Priority between security interests—practical examples
Priority between security interests—practical examples

The following Banking & Finance practice note provides comprehensive and up to date legal information covering:

  • Priority between security interests—practical examples
  • Priority in practice—fixed and floating charges
  • Prior to 6 April 2013 a borrower granted a floating charge to Lender A which contained a restriction on the borrower creating future charges. The borrower subsequently granted a fixed charge over many of the same assets to Lender B. Which Lender will have priority?
  • A borrower grants a floating charge to Lender A and subsequently grants a fixed charge over many of the same assets to Lender B. There is no restriction on the creation of future charges in the floating charge document but the floating charge had crystallised prior to the later fixed charge being taken. Which charge will take priority?
  • A borrower grants a debenture containing (among other charges) a fixed charge over book debts to Lender A. It grants a subsequent debenture to Lender B which contains a floating charge over the same book debts. The parties contractually agree that Lender B's debenture will rank ahead of Lender A's debenture. Given that floating charges are subject to claims of preferential creditors, does this contractual ranking mean that Lender A's fixed charge will also be subject to these claims?
  • A borrower grants a fixed charge in favour of Lender A. A few days later it grants a fixed charge over the same asset to Lender B. Prior to taking the charge, Lender B checks the register at Companies House but is not notified of Lender A's charge as the charge has not yet been registered (or the registration is not yet showing up on the Companies House website). Lender A and Lender B both register their charge within the 21-day period. Which charge will take priority?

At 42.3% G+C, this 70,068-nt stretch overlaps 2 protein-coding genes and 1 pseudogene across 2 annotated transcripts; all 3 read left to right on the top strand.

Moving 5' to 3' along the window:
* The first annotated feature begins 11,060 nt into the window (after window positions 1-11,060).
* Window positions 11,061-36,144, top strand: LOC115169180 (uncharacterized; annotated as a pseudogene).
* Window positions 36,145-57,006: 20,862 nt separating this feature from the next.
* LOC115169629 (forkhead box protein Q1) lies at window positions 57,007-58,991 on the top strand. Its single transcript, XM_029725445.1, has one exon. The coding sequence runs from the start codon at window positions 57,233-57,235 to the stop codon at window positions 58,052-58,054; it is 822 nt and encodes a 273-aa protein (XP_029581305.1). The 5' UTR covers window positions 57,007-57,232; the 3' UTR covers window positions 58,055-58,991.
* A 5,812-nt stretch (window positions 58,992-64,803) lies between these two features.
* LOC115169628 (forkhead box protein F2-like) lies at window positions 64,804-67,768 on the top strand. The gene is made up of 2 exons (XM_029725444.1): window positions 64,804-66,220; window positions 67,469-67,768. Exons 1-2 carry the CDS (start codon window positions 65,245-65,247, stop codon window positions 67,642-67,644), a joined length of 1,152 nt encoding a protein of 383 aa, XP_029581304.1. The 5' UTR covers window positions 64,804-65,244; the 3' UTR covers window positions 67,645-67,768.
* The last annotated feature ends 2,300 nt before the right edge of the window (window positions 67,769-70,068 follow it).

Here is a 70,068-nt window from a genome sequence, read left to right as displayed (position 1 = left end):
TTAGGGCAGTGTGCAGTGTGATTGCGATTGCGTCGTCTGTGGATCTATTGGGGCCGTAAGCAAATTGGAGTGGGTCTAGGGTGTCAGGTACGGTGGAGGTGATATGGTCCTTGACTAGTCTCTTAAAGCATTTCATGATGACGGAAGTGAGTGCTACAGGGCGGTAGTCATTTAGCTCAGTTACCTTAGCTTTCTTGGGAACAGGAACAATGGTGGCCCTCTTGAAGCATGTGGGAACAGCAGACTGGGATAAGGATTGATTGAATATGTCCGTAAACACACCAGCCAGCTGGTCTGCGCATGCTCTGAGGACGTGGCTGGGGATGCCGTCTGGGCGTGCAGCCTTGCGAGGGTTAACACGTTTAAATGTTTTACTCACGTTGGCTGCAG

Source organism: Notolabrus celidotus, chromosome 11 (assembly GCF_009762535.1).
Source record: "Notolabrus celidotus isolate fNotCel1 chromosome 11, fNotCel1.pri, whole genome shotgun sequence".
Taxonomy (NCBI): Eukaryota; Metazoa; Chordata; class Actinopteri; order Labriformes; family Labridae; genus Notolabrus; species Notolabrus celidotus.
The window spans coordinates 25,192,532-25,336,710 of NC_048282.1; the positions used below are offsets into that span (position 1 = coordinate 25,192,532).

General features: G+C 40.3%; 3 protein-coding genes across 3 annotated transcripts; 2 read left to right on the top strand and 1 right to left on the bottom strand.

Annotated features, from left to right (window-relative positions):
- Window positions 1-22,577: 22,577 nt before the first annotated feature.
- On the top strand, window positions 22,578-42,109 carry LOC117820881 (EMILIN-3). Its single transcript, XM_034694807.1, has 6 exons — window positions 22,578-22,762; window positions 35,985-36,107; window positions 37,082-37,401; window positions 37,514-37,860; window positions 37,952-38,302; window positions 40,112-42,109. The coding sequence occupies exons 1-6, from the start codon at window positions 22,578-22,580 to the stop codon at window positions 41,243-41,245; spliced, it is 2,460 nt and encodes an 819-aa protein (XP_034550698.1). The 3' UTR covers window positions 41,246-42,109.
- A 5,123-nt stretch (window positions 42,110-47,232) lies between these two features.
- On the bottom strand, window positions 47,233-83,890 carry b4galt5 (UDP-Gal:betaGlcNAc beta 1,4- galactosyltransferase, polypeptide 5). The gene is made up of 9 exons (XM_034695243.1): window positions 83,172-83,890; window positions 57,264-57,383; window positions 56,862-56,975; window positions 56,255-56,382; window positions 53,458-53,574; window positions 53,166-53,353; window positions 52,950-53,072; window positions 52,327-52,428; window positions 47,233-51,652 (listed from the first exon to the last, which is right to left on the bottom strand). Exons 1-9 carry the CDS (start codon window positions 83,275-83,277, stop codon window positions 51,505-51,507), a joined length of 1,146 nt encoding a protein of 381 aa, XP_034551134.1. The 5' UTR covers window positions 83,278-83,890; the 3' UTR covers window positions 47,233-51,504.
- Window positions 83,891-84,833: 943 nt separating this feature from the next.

• Would the answer to the question above be different if Lender B had taken a legal mortgage rather than a fixed charge over the asset?
  • A borrower grants a floating charge over cash deposits to Lender A— the charge is not registered at Companies House. The borrower subsequently grants a floating charge over the same assets to Lender B. Will Lender B's charge necessarily have priority?
  • Priority in practice—shares
  • A borrower granted a fixed charge (Charge A) over shares it holds in a subsidiary to Lender A. The charge was not registered at Companies House as it was taken prior to 6 April 2013 when a charge over shares was not a registrable interest. The borrower granted a subsequent equitable mortgage (Charge B) over the same shares to Lender B. Lender B holds the share certificate and a blank signed stock transfer form. The borrower notifies Lender B of Charge A and in response Lender B upgrades its security to a legal mortgage by entering its name in the register. Will Charge A or Charge B have priority?
  • More...

STOP PRESS—Coronavirus (COVID-19) and registration of charges at Companies House: The content of this Practice Note is affected by the Companies etc (Filing Requirements) (Temporary Modifications) Regulations 2020, SI 2020/645 (the Regulations), which temporarily extend some deadlines for filing documents or notices with Companies House. In so far as it may affect the content below, the Regulations:

  1. extend the period for filing charges under section 859A of Companies Act 2006 (CA 2006) from 21 days to 31 days beginning with the day after the date of creation of the charge—Companies House guidance issued on 1 July 2020 states that this applies to charges created on or after 6 June 2020

  2. extend the period for registration of instruments of alteration of floating charges granted by Scottish companies under section 466 of the Companies Act 1985, and

  3. increase to 42 days the period for notification of the place where copies of instruments creating charges are kept under CA 2006, s 859Q

The temporary extension does not apply to periods for registration extended by an order of the court under CA 2006, s 859F.

The Regulations came into force on 27 June 2020 and expire on 5 April 2021.

This Practice Note sets out examples of how the rules on priority could work in practice with reference to the relevant priority rules under English law. It complements and should be

Popular documents